As your small business grows, it will eventually become too big to run out of your home. With steady clients coming in or an expanding workforce of people you've hired, you probably don't want to keep conducting business in your basement or at your kitchen table.
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When it becomes clear that a change is necessary, it's a major milestone, and you have two choices. You can rent a traditional office, or you can move to a coworking space. Both have their strengths and weaknesses, and neither is right for every business. Here's a look at the differences between the two options to help you make the right decision.
Office or coworking?
Coworking spaces are shared workplaces where you can opt for access to communal spaces, your own permanent desk, or a private office. This type of workplace generally charges by the person or, if you rent a full office, a pre-determined number of people can have access.
If you opt for a coworking space, you will generally get a ready-to-go workplace. You won't need to buy furniture, set up an internet network, or do anything else. You should be able to start working immediately and, in many cases, you won't have to sign a long-term contract (though you can usually snag a better price for committing longer term).
The most obvious negative of a co-working space is that it's not entirely yours. While you'll enjoy access to conference rooms, printers, and even coffee, you'll be sharing the communal areas with others. Each coworking operater sets their own rules, and sometimes there will be certain hours you can't access your office (though some spaces offer 24/7 access). You can't control how other people behave in these offices outside of your own company, so be sure to try a trial workday before committing to a shared workspace to make sure the environment and noise level suits you.
A traditional office comes with more freedom but also more headaches. Typically, you must sign a lease (at least a year, but three or more is common). You will also be responsible for paying for utilities and setting up the Internet, in most cases.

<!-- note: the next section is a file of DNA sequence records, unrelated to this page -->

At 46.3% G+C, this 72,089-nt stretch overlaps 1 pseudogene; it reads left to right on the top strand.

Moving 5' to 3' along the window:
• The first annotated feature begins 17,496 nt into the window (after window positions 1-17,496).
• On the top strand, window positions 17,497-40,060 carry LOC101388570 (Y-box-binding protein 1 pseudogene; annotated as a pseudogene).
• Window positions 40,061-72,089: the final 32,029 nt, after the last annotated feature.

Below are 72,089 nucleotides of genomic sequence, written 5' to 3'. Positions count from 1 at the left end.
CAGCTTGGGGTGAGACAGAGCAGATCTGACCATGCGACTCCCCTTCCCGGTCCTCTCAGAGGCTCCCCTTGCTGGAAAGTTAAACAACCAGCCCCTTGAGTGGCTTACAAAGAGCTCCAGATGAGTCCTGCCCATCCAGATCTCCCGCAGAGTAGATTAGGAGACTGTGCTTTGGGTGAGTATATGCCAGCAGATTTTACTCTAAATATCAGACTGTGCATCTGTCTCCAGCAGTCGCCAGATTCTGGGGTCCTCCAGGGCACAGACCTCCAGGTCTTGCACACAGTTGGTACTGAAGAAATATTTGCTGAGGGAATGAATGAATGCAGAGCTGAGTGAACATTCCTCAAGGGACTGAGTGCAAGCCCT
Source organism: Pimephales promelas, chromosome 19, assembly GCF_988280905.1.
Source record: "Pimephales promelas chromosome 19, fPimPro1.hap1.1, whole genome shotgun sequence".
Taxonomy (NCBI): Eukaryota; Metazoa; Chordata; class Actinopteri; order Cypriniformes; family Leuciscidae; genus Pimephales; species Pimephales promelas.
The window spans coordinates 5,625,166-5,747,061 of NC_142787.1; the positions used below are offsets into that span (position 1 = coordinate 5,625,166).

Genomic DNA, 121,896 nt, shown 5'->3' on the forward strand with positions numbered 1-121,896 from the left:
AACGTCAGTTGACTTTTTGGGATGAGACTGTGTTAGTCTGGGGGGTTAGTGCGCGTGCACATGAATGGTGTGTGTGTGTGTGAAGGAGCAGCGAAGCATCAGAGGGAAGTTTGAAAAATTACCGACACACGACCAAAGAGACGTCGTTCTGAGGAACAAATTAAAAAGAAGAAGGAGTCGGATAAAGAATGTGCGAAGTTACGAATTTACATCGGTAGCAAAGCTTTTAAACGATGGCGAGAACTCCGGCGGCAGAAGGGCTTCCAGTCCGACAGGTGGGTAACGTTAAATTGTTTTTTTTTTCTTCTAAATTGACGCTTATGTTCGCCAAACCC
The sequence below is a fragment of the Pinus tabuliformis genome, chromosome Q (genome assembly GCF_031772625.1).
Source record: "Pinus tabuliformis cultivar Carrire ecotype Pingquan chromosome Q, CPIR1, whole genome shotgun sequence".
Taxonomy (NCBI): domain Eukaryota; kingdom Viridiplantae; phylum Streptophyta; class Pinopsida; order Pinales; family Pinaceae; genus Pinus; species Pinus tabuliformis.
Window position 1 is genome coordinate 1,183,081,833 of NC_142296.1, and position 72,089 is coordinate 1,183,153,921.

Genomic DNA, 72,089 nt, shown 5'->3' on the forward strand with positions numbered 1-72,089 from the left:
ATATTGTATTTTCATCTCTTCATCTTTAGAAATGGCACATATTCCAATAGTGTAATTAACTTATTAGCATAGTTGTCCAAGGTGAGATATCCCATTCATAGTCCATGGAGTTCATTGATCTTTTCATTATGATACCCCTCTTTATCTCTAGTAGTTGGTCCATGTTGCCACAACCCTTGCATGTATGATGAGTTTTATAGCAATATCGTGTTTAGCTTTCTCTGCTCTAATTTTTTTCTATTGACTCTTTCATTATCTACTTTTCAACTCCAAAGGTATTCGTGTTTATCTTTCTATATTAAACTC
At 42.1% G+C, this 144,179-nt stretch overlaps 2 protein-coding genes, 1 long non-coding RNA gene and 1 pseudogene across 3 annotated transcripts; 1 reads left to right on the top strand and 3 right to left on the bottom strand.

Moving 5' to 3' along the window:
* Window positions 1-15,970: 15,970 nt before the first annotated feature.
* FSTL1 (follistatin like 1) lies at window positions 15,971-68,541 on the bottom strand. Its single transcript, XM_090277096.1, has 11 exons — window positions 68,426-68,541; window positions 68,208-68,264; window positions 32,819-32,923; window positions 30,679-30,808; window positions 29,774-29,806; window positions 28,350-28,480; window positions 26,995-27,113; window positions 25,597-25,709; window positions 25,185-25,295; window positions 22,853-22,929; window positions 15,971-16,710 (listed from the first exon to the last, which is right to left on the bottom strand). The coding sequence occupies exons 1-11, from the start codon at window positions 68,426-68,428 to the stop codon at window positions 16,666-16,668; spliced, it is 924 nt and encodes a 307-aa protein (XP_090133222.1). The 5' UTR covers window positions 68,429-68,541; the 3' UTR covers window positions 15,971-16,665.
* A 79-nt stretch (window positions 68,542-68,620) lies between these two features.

In exchange for those hassles, you will get a space that's yours to use as you see fit. If you want to cram 11 people into an office built for six, that's your prerogative. You can also personalize your space more than you're generally allowed to in a co-working situation (though your lease may have limitations).
Which space is right for you?
Coworking spaces come with more flexibility but more rules. If you have a lot of part-timers, for example, find out if you must pay per person or for the number of people using the space at any one time. You may also only be able to get a certain amount of keys for after-hours access or might find that you need a conference room for more hours than your plan comes with.
A stand-alone office takes more work to get set up. You have to buy furniture and worry about things like getting phone, internet, and electricity turned on. If you're willing to do that, however, you get a space that's all your own -- where the mysterious condiments in the refrigerator belong to someone you know.
If you want a hassle-free office set-up and you're willing to share part of your space with others, then it's hard to argue against a coworking space. This route also makes it easy to expand or contract if you have a seasonal or cyclical business, and it's pretty amazing not to be forced into handling things like fixing the copier or printer.
An office is best for a company that wants its own space, or one that doesn't play well with others. It's a much bigger hassle and a longer-term commitment but with those things comes a level of freedom you won't get in a shared space.
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